Progressives said these killings were carried out under Memorandum 32, where more military forces were deployed in three provinces, including Negros.
By JANESS ANN J. ELLAO
MANILA — A child rights group has called attention to the trauma brought to children resulting from the spate in killings and attacks in Negros island.
“The mere presence of military and police men causes her extreme anxiety and uneasiness,” Frances Bondoc of Children Rehabilitation Center said in a statement.
This week, a total of eight peasants and advocates were killed, excluding the four reported killing spree last night, July 26.
A child was also among those killed on July 25, along with his father Marlon Ocampo in Sta. Catalina, Negros. In the same incident, his wife and another child sustained serious injuries.
The killings, the child rights group said, have “peculiar similarities” ala “tokhang style.”
Progressives said these killings were carried out under Memorandum 32, where more military forces were deployed in three provinces, including Negros. CRC said the memorandum must be repealed.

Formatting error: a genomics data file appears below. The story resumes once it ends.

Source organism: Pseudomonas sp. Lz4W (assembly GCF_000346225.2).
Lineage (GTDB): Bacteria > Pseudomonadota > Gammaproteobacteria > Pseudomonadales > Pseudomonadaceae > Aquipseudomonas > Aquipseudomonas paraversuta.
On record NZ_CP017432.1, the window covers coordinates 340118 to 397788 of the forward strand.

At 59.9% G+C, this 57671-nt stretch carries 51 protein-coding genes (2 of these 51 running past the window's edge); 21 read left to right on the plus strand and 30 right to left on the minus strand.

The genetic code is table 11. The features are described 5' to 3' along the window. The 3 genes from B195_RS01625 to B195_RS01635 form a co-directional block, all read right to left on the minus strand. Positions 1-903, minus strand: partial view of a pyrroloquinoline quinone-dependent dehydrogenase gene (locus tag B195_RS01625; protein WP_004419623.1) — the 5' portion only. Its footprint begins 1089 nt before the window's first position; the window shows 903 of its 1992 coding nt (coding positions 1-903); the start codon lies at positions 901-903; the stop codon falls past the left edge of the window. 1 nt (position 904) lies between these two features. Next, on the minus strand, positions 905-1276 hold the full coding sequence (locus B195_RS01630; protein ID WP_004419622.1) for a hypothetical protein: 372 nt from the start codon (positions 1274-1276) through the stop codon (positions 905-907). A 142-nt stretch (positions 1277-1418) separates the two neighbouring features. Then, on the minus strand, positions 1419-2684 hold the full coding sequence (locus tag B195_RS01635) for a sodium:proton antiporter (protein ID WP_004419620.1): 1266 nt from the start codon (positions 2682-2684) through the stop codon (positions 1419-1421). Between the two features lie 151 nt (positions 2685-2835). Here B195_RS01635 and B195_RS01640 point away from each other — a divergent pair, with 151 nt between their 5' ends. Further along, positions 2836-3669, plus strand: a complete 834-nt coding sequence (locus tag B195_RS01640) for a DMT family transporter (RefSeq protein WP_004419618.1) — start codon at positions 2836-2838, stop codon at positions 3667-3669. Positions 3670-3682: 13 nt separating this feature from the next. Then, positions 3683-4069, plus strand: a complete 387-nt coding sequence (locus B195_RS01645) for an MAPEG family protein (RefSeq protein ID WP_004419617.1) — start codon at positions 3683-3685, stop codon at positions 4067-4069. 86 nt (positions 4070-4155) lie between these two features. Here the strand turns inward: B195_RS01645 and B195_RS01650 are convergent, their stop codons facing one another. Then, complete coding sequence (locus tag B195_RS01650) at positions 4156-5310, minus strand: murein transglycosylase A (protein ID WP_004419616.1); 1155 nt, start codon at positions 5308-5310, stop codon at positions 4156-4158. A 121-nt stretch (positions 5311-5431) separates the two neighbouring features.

Children orphaned due to the killings are also suffering from psychological, physical and emotional trauma, such as depression, anxiety, Post Traumatic Stress Disorder (PTSD) and other mental health concerns that affects the social functioning of a child.
For one, 16-year-old Cassie, not her real name, is suffering from sleeping disturbances after police forces barged into their home on March 30 and killed her father at 2:00 a.m.
Her father was among the 14 farmers killed in separate incidents in the wee hours of March 30 as the police carried out an operation dubbed as “Oplan Sauron.”
CRC, an organization aiding children who have been direct and indirect victims of human rights violations in Negros, reported that Cassie has since stopped going to school due to frequent anxiety attacks and emotional breakdown whenever she is reminded of her slain father.
“These communities that are constantly being attacked by state violence, experience terror and fear for their lives. The recent murders in Negros this week produce the same chilling effects to children and families whom they left behind,” Bondoc said.